One might think that this situation puts Congress at a distinct disadvantage, since a failure to reach an accommodation will leave the parties in the situation where they started, ie, the executive has the information and Congress does not.Unless Congress has a means to force the executive to comply with its demands by enlisting the aid of the judicial branch, why would the executive branch have an incentive to compromise?

This question is easily answered with respect to routine congressional requests for information.An executive agency has strong incentives to provide requested information to Congress in order to ensure favorable treatment of its budgetary requests or other legislation of critical importance to it.Whatever reasons an agency might have to withhold information from Congress, these reasons are normally less important than the need to maintain a favorable relationship with the Hill.And if the agency has reasons to withhold the information that are important to it (eg, the information is embarrassing or damaging to the agency leadership), Congress can increase the pressure by raising the public profile of the dispute (by sending letters or holding hearings that get the attention of the media) or by bringing it to the attention of higher levels of the administration.In the vast majority of cases these devices are more than sufficient to get Congress the information it seeks.

This dynamic is illustrated by the dispute over the firing of the U.S. attorneys.Initially, the Justice Department attempted to answer congressional requests for information by providing the oversight committees with closed door briefings in the hope that this would make the issue go away.It quickly became apparent, however, that these briefings merely raised more questions from Congress and the media.As a result, the department was forced to provide Congress with thousands of internal emails and to make a number of Justice Department officials, from the Attorney General on down, available for congressional hearings and interviews regarding the decisionmaking process.While some of this information was embarrassing to the Department, the political pressure to be forthcoming simply overwhelmed any incentive to refuse the congressional requests.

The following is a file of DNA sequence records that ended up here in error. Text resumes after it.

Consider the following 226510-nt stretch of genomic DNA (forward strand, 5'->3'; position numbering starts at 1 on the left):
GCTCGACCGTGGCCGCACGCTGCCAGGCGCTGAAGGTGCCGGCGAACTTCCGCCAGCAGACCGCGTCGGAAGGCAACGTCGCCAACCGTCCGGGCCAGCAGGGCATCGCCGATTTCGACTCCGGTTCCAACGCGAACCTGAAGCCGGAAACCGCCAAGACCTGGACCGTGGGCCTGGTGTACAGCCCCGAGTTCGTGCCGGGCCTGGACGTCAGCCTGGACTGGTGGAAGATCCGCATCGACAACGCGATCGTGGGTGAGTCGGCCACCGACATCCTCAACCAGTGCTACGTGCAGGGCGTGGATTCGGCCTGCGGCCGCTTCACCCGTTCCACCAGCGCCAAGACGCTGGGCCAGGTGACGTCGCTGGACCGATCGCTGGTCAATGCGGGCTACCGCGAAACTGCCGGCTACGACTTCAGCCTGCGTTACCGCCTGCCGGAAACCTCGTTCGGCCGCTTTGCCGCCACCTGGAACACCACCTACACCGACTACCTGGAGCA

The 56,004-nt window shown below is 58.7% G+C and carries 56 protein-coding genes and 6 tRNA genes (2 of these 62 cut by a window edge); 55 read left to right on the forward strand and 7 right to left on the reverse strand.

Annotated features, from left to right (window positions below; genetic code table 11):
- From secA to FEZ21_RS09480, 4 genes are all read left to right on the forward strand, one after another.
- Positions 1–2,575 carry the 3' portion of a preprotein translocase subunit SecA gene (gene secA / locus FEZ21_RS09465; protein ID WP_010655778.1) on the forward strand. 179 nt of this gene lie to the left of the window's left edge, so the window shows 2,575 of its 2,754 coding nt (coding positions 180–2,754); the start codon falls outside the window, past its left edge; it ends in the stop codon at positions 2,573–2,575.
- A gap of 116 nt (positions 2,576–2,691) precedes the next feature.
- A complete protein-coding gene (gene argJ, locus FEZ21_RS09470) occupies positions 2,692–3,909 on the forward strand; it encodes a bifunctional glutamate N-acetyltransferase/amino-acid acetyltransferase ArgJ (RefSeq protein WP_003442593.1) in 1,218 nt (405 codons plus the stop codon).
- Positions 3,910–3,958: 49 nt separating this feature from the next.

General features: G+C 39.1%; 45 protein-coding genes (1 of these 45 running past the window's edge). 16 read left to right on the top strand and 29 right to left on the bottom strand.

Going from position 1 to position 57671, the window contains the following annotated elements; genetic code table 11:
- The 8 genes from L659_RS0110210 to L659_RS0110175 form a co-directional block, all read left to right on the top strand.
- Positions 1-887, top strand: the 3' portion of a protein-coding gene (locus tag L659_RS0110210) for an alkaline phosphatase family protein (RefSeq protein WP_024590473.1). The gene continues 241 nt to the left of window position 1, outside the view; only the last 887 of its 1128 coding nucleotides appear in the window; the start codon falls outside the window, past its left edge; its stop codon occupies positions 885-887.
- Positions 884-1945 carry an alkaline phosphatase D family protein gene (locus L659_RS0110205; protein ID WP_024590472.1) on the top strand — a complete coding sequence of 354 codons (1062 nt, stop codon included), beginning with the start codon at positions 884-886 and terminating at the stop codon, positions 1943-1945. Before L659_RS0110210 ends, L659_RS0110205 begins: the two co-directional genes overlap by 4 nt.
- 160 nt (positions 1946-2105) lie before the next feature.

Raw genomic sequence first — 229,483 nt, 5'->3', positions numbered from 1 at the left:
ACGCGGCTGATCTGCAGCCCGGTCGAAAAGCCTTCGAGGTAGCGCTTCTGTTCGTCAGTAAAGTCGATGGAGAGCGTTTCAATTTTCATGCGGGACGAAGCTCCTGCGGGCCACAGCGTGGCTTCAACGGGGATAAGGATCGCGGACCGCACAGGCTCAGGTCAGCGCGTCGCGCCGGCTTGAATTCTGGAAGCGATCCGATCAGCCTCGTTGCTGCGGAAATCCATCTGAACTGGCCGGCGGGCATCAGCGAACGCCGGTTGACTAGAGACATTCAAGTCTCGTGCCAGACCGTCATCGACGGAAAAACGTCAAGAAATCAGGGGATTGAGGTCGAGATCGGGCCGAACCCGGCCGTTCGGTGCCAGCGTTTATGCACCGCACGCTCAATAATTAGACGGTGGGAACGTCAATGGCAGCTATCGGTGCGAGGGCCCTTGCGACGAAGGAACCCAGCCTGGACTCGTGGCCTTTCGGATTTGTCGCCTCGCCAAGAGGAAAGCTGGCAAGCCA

But of course the fact that Congress has tools to force the executive to provide most requested information does not resolve the issue of what happens when the executive decides that, on balance, it would prefer to risk congressional retribution and public criticism than to provide the information requested.This may be because it views the confidentiality of the information as an important principle, because the information in question is just too damaging or sensitive, or simply because the executive believes that a fight with Congress is in its political interest.